Unfortunately, Ovid’s text is more useful to pickup artists in theory than it is in practice. In his book review, [Darius] Valizadeh calls it “a chore to get through.” [James C.] Weidmann assesses it as “pretty uneven in its advice.”
In other words, Ovid has minimal influence over the “Red Pill Community:” the few within it who have read his work are not interested.
As a literary critic, Dr Zuckerberg sometimes lacks a sense of proportion: for example:
Like Herodotus, the Roman historian Livy uses rape as a major narrative device for shaping history.
Only thirty-five books survive of Livy’s 142-volume history of Rome. But epitomes, fragments and lists of contents exist to provide a reasonable idea of what is missing. It is false to claim that rape is a “major narrative device” shaping this work except perhaps in the very first book, where instances of rape are limited to the infamous Rape of the Sabine Women (chapters 9-13) and the rape of Lucretia (chapters 57-59).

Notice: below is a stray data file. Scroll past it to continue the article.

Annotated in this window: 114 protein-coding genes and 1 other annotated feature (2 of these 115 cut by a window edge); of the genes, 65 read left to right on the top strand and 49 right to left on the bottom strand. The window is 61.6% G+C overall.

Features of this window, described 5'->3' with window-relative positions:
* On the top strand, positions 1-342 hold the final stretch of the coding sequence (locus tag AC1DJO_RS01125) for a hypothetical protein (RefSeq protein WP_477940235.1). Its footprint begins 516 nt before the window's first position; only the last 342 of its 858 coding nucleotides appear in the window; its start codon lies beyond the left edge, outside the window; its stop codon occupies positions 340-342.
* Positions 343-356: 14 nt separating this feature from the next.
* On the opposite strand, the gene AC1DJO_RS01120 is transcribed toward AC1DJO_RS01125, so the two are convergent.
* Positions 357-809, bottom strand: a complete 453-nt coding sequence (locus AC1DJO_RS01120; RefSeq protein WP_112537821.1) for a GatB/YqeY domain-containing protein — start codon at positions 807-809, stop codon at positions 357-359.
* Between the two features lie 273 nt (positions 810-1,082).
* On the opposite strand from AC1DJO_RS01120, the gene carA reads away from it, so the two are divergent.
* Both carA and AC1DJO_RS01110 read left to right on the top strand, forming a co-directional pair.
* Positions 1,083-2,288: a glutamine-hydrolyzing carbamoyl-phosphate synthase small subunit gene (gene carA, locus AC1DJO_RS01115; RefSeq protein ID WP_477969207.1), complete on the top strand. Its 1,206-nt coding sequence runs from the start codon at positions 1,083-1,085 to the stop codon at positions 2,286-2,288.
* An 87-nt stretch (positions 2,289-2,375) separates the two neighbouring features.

Eight out of sixty chapters appears to be a significant proportion of the narrative, to be sure. The rape of Lucretia helped precipitate the overthrow of the Roman monarchy. But to claim that rape is a mere narrative device is itself outrageous; to claim further that Livy’s history is shaped by anything other than war, politics, diplomacy and religion is insupportable.
Dr Zuckerberg also has curious notions about evidence. She cites a speech by the Athenian orator Lysias as a straightforward source for ancient Greek attitudes towards “rape and female subjectivity.” Lysias supposedly wrote this speech, “Against Eratosthenes,” for a man named Euphiletus, who was on trial for murdering a man he caught in bed with his wife.
This is not a straightforward recital of contemporary Athenian principles, but a speech of self-defence for a man accused of murdering his wife’s lover. Under threat of execution, Euphiletus will naturally claim that adultery is a worse crime than murder. If Lysias’s speech is a reliable a guide to fourth-century BC Athenian morality, then we look forward to trusting Harvey Weinstein’s defence team to tell us all we need to know about modern American morality, when the disgraced film producer is put on trial in New York for alleged incidents of rape, criminal sex acts, sex abuse and sexual misconduct.